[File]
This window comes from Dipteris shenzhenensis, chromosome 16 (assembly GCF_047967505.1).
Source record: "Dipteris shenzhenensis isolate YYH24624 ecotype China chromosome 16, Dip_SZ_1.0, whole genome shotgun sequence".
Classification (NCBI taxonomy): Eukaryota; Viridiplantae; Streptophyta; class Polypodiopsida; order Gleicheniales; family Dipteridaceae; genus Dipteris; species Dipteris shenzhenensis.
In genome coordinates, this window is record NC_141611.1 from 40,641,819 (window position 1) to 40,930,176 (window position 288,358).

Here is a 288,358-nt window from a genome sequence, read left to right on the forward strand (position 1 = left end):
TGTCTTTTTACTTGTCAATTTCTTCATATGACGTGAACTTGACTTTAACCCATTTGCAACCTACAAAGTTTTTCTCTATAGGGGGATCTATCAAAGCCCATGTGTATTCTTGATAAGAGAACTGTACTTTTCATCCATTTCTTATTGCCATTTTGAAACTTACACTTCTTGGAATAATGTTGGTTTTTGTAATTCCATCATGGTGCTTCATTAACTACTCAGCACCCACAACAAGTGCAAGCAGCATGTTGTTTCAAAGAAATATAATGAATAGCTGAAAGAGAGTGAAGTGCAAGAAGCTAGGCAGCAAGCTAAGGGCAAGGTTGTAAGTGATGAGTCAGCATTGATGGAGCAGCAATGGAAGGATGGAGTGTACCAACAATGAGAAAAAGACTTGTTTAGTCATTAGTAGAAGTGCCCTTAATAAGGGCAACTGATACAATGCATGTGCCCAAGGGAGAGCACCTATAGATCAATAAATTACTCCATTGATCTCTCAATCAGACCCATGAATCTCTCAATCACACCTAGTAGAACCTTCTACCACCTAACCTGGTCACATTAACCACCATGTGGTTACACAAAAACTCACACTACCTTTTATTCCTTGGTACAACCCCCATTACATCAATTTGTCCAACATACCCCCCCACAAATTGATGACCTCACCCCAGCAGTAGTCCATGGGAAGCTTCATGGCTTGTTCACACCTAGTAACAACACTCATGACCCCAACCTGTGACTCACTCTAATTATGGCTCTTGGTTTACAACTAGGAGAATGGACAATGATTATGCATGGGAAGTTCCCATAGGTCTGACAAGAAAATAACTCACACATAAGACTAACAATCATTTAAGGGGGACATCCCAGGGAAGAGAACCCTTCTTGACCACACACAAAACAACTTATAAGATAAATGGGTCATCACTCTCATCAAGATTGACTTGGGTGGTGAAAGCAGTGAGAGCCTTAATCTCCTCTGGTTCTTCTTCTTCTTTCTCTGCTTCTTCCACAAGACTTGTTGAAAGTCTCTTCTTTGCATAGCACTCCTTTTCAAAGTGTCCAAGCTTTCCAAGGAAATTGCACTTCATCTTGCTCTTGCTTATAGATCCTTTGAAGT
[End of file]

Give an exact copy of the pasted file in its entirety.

This window comes from Dipteris shenzhenensis, chromosome 16 (assembly GCF_047967505.1).
Source record: "Dipteris shenzhenensis isolate YYH24624 ecotype China chromosome 16, Dip_SZ_1.0, whole genome shotgun sequence".
Classification (NCBI taxonomy): Eukaryota; Viridiplantae; Streptophyta; class Polypodiopsida; order Gleicheniales; family Dipteridaceae; genus Dipteris; species Dipteris shenzhenensis.
In genome coordinates, this window is record NC_141611.1 from 40,641,819 (window position 1) to 40,930,176 (window position 288,358).

Here is a 288,358-nt window from a genome sequence, read left to right on the forward strand (position 1 = left end):
TGTCTTTTTACTTGTCAATTTCTTCATATGACGTGAACTTGACTTTAACCCATTTGCAACCTACAAAGTTTTTCTCTATAGGGGGATCTATCAAAGCCCATGTGTATTCTTGATAAGAGAACTGTACTTTTCATCCATTTCTTATTGCCATTTTGAAACTTACACTTCTTGGAATAATGTTGGTTTTTGTAATTCCATCATGGTGCTTCATTAACTACTCAGCACCCACAACAAGTGCAAGCAGCATGTTGTTTCAAAGAAATATAATGAATAGCTGAAAGAGAGTGAAGTGCAAGAAGCTAGGCAGCAAGCTAAGGGCAAGGTTGTAAGTGATGAGTCAGCATTGATGGAGCAGCAATGGAAGGATGGAGTGTACCAACAATGAGAAAAAGACTTGTTTAGTCATTAGTAGAAGTGCCCTTAATAAGGGCAACTGATACAATGCATGTGCCCAAGGGAGAGCACCTATAGATCAATAAATTACTCCATTGATCTCTCAATCAGACCCATGAATCTCTCAATCACACCTAGTAGAACCTTCTACCACCTAACCTGGTCACATTAACCACCATGTGGTTACACAAAAACTCACACTACCTTTTATTCCTTGGTACAACCCCCATTACATCAATTTGTCCAACATACCCCCCCACAAATTGATGACCTCACCCCAGCAGTAGTCCATGGGAAGCTTCATGGCTTGTTCACACCTAGTAACAACACTCATGACCCCAACCTGTGACTCACTCTAATTATGGCTCTTGGTTTACAACTAGGAGAATGGACAATGATTATGCATGGGAAGTTCCCATAGGTCTGACAAGAAAATAACTCACACATAAGACTAACAATCATTTAAGGGGGACATCCCAGGGAAGAGAACCCTTCTTGACCACACACAAAACAACTTATAAGATAAATGGGTCATCACTCTCATCAAGATTGACTTGGGTGGTGAAAGCAGTGAGAGCCTTAATCTCCTCTGGTTCTTCTTCTTCTTTCTCTGCTTCTTCCACAAGACTTGTTGAAAGTCTCTTCTTTGCATAGCACTCCTTTTCAAAGTGTCCAAGCTTTCCAAGGAAATTGCACTTCATCTTGCTCTTGCTTATAGATCCTTTGAAGT